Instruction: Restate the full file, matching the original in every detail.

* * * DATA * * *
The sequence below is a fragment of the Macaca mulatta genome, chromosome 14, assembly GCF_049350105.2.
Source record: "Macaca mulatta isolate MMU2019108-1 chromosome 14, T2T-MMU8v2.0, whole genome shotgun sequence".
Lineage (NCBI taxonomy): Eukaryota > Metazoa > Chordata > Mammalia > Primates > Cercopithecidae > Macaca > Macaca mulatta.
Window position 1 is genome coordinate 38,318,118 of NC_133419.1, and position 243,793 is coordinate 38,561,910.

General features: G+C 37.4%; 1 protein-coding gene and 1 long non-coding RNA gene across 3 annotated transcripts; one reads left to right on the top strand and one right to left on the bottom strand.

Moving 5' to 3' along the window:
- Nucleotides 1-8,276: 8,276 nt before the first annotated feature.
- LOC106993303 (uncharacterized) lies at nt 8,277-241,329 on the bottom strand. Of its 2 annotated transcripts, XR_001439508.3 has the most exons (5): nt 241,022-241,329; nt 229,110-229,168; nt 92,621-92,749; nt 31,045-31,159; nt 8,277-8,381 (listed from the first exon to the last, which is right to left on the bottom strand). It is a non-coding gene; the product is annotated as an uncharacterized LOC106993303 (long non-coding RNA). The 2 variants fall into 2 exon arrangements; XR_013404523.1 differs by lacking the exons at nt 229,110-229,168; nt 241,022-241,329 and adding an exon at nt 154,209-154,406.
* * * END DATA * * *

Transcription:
The sequence below is a fragment of the Macaca mulatta genome, chromosome 14, assembly GCF_049350105.2.
Source record: "Macaca mulatta isolate MMU2019108-1 chromosome 14, T2T-MMU8v2.0, whole genome shotgun sequence".
Lineage (NCBI taxonomy): Eukaryota > Metazoa > Chordata > Mammalia > Primates > Cercopithecidae > Macaca > Macaca mulatta.
Window position 1 is genome coordinate 38,318,118 of NC_133419.1, and position 243,793 is coordinate 38,561,910.

General features: G+C 37.4%; 1 protein-coding gene and 1 long non-coding RNA gene across 3 annotated transcripts; one reads left to right on the top strand and one right to left on the bottom strand.

Moving 5' to 3' along the window:
- Nucleotides 1-8,276: 8,276 nt before the first annotated feature.
- LOC106993303 (uncharacterized) lies at nt 8,277-241,329 on the bottom strand. Of its 2 annotated transcripts, XR_001439508.3 has the most exons (5): nt 241,022-241,329; nt 229,110-229,168; nt 92,621-92,749; nt 31,045-31,159; nt 8,277-8,381 (listed from the first exon to the last, which is right to left on the bottom strand). It is a non-coding gene; the product is annotated as an uncharacterized LOC106993303 (long non-coding RNA). The 2 variants fall into 2 exon arrangements; XR_013404523.1 differs by lacking the exons at nt 229,110-229,168; nt 241,022-241,329 and adding an exon at nt 154,209-154,406.